It is natural to try to minimize your tax liability. Structuring your finances to reduce your taxes is a perfectly legitimate way to manage your affairs. However, there are limits to how you can go about decreasing your taxes. Though tax avoidance and evasion sound similar, they are two terms that are viewed entirely differently by the IRS.
Tax avoidance is legal
Tax avoidance, though an intimidating term, simply refers to any legal actions that an individual may take to reduce their tax liability. This includes:
- Investing in tax-deferred accounts, such as a 401(k)
- Applying a tax credit
- Deducting business expenses
- Structuring a transaction to minimize tax owed
Tax evasion is not
Tax evasion refers to the crime of illegally underpaying your taxes. This is a felony that both individuals and corporations can commit. Common examples of tax evasion include:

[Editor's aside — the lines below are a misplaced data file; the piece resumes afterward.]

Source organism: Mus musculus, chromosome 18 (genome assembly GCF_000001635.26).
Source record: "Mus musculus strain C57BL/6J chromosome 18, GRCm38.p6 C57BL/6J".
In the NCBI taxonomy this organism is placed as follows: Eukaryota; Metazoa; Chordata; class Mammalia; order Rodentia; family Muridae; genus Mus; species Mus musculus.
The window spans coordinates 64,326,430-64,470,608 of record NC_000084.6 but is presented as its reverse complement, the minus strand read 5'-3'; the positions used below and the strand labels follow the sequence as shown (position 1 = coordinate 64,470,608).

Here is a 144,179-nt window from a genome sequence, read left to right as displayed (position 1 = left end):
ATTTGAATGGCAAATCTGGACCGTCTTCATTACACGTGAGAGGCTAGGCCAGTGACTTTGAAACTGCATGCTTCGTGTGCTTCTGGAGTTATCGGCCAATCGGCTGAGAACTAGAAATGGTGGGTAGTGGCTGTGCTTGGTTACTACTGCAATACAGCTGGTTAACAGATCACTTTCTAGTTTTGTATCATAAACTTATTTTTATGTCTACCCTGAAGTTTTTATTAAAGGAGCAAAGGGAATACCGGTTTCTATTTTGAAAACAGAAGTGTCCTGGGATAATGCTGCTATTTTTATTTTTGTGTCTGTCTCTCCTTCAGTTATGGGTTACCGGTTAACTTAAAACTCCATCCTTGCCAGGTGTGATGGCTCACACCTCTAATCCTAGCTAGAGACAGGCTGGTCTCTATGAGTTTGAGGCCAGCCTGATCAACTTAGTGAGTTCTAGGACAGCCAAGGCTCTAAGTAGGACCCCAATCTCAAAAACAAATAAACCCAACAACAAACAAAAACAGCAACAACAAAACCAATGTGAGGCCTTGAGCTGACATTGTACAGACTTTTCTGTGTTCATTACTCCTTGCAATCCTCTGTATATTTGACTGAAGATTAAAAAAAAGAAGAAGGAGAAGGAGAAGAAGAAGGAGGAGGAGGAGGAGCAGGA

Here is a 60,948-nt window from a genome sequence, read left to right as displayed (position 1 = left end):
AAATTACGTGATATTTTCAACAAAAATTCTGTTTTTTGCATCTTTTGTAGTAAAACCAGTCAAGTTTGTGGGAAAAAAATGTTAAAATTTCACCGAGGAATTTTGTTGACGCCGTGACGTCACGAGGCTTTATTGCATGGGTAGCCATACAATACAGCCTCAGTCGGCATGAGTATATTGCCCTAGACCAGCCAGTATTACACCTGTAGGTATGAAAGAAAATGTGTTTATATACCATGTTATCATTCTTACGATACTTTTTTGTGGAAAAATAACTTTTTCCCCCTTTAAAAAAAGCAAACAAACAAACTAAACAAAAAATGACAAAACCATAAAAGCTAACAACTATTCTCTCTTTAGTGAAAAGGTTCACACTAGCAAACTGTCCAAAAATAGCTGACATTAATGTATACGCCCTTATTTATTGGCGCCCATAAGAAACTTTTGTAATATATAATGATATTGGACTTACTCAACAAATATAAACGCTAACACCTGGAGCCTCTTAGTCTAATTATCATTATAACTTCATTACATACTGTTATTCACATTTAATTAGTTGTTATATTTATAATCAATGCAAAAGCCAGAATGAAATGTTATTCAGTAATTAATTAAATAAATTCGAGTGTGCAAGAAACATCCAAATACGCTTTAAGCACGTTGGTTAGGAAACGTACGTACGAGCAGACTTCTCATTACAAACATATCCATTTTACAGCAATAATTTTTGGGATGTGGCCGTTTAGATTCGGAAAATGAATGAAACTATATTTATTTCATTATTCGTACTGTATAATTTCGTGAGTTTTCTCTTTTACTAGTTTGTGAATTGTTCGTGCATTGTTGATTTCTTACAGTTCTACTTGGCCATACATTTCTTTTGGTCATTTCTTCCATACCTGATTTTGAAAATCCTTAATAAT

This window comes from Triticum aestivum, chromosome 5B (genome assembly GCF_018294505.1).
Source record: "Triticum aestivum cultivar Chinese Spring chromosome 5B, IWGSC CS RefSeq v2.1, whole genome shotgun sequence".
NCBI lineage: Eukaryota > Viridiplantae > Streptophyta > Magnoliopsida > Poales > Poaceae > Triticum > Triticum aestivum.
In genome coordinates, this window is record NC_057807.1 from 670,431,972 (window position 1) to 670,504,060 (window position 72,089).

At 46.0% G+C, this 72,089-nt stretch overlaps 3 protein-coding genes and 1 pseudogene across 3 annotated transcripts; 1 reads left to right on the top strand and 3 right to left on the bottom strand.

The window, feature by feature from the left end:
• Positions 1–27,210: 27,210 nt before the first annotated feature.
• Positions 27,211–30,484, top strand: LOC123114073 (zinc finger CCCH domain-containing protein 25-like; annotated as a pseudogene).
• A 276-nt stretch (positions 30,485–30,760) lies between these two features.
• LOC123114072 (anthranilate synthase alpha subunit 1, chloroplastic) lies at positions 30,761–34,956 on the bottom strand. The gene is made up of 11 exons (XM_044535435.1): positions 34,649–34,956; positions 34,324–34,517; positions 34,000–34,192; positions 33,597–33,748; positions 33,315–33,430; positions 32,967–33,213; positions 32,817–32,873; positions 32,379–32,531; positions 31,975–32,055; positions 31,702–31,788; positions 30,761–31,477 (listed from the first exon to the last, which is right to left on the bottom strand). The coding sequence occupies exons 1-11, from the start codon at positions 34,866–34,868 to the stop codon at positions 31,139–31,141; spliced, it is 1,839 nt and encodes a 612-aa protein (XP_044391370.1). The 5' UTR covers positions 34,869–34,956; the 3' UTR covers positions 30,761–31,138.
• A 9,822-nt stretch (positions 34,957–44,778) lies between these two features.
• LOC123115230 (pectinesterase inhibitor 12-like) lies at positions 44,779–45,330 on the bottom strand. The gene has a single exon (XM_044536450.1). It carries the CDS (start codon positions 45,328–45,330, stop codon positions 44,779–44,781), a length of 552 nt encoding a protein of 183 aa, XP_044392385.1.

- Under-reporting taxable income
- Overclaiming deductions
- Deliberately underpaying taxes
Tax evasion is a serious crime that can result in a maximum of five years imprisonment and $100,000 in fines for individuals.
Splitting the difference and the importance of intent
Tax codes are complicated. If you have a lot of assets, your finances are probably complicated as well. In both tax avoidance and tax evasion cases, individuals are trying to lower the amount of taxes that they pay. Due to the complexity of the tax code, the line between these two terms can sometimes get blurry.
Fortunately, the IRS understands that the tax code is extremely complicated. Because of this, one of the most important defining characteristics of tax evasion is that you must have made an affirmative act with the specific intent to evade a known legal duty to pay.
Your recourse if facing tax evasion charges
Anytime you find yourself facing criminal charges, it’s important to seek the help of an experienced defense attorney. In the case of tax evasion charges, a criminal defense attorney experienced in handling federal crimes can be extremely helpful. They can help to poke holes in the prosecution’s case and prove that no specific intent of wrongdoing existed.